freedom of information act

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U.S.: Drug Deportations Tearing Families Apart

HumanRightsWatchMelidaRuiz

Thousands of families in the United States have been torn apart in recent years by detention and deportation for drug offenses, Human Rights Watch said in a report released on Tuesday. Disproportionately harsh laws and policies relating to drug offenses can lead to deportation for lawful permanent residents and unauthorized immigrants alike.

The 93-page report, “A Price Too High: US Families Torn Apart by Deportations for Drug Offenses,” documents how the United States regularly places legal residents and other immigrants with strong ties to American families into deportation proceedings for drug offenses. Often, those offenses are decades old or so minor they resulted in little or no prison time.

Deportations after convictions for drug possession in particular have spiked, increasing 43 percent from 2007 to 2012, according to U.S. government data obtained by Human Rights Watch through a Freedom of Information Act request.

“Even as many U.S. states are legalizing and decriminalizing some drugs, or reducing sentences for drug offenses, federal immigration policy too often imposes exile for the same offenses,” said Grace Meng, senior U.S. researcher at Human Rights Watch and the author of the report. “Americans believe the punishment should fit the crime, but that is not what is happening to immigrants convicted of what are often relatively minor drug offenses.”

Illinois Considers Expanding Disease List For Medical Marijuana Program

IllinoisMedicalMarijuana

By Steve Elliott
Hemp News

Illinois residents have petitioned the state to add more than 20 medical conditions to the list of qualifying conditions for the state's medical marijuana program. Among the conditions requested to be added are anxiety, migraines, insomnia and post-traumatic stress disorder (PTSD).

Petitioners identifying themselves as combat veterans of Vietnam and Iraq asked that PTSD be included, according to 269 pages of petitions obtained by Carla K. Johnson at The Associated Press through the Freedom of Information Act. The state redacted the names of petitioners before releasing the documents, to protect patients' privacy.

“I am a Vietnam Vet and can only imagine how things would have been,” wrote one PTSD petitioner. “While visiting in Colorado I had the benefit of trying cannabis in candy form…. and I felt wonderful. No thoughts of violence, self-deprecation, or hopelessness. My life would be different today.”

Illinois law lists cancer, multiple sclerosis and AIDS as qualifying conditions for cannabis, but is more restrictive than most other medical marijuana states. The Illinois Department of Health must approve any additions to the list.

An advisory board of doctors, patients, nurses and a pharmacist is looking over the petitions, and will make a recommendation after a public hearing on May 4. People can submit petitions twice each year, in January and July.

Washington: Military Department Paying $110K To Settle Marijuana Activist's Suit

NationalGuardCounterDrugProgram[FredsPatchCorner]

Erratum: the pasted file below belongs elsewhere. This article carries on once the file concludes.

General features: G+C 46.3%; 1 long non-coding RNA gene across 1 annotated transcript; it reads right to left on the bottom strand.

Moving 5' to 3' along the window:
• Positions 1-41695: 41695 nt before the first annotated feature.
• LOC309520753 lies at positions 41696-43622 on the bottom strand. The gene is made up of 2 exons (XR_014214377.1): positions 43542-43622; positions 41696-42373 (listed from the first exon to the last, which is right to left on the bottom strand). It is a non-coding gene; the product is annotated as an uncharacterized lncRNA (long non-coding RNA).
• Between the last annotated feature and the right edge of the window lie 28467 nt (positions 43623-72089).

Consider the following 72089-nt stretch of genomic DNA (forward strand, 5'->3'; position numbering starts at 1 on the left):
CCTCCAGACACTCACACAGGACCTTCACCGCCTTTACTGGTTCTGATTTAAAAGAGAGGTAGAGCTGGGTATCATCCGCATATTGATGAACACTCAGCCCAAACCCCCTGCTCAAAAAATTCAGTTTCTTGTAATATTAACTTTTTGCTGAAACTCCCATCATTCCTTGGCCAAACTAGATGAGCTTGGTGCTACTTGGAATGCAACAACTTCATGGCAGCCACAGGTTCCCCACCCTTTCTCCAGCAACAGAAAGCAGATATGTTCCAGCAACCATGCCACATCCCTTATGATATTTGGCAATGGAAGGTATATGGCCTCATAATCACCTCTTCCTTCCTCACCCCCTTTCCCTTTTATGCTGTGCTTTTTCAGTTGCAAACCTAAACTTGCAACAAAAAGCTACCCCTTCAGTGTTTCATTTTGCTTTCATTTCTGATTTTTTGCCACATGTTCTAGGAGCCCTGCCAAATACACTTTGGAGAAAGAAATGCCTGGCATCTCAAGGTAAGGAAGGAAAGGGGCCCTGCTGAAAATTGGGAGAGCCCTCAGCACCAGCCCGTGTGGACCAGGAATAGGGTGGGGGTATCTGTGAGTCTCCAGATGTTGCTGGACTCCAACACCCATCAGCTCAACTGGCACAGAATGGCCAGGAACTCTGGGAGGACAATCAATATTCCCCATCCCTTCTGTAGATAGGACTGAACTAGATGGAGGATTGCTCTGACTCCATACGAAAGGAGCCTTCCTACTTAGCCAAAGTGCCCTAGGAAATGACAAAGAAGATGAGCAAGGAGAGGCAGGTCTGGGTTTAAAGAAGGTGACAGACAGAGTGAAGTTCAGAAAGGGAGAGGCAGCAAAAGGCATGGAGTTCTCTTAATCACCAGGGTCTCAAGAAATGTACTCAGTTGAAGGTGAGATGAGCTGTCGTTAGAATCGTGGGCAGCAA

By Steve Elliott
Hemp News

The Washington state Military Department has agreed to pay $110,000 to a King County marijuana activist and a Seattle attorney to settle a long-running public records lawsuit centered around the Washington National Guard's counterdrug task force.

Activist John Worthington of Renton and attorney William Crittenden sought the release of flight records and other documents, reports Adam Ashton at the Tacoma News Tribune.

Worthington, 51, had tried to get the records since 2008 under Washington's Public Records Act, which applies to state agencies. King County Sheriff's deputies seized six marijuana plants from Worthington's home in 2007.

"They went after me because I'm an activist, and I've been terrorized out of growing," Worthington told the Seattle PI at the time, reports Curtis Cartier at Seattle Weekly. "I can't have my kids frisked like they're criminals. That was disgusting. I'm not Al Capone -- I'm a dad."

The National Guard wasn't involved in that raid, but Worthington views the Guard's involvement as a federal entity in a state counterdrug task force as a violation of federal law prohibiting military authorities from participating in domestic law enforcement.

U.S.: Huge DEA Program Revealed To Trace Americans' Locations With License Plates

YouAreBeingWatched(CafePress)

By Steve Elliott
Hemp News

Big Brother is watching you. The federal Drug Enforcement Administration has started a huge national license plate tracking program, and civil liberties advocates are not happy.

The DEA disclosed very few details, reports Bennett Stein at the American Civil Liberties Union, according to new documents obtained by the ACLU through the Freedom of Information Act (FOIA).

The National License Plate Recognition program connects DEA license plate reading technology with that of other law enforcement agencies around the United States. The program, which already exists and has existed since 2008, but the DEA has provided very limited information to the public on the program's goals, capabilities and policies.

The ACLU in 2012 filed public records information requests in 38 states and Washington, D.C., seeking information about the use of automatic license plate readers. The organization's July 2013 report, "You Are Being Tracked," found that technology was being rapidly adopted, all too often with very little attention paid to the privacy risks.

In addition to filing public records requests with state agencies, the ACLU also filed FOIA requests with federal agencies, including the DEA. The new DEA records received by the ACLU this month are heavily redacted and incomplete, but they also provide the most complete picture yet of the DEA's burgeoning database.

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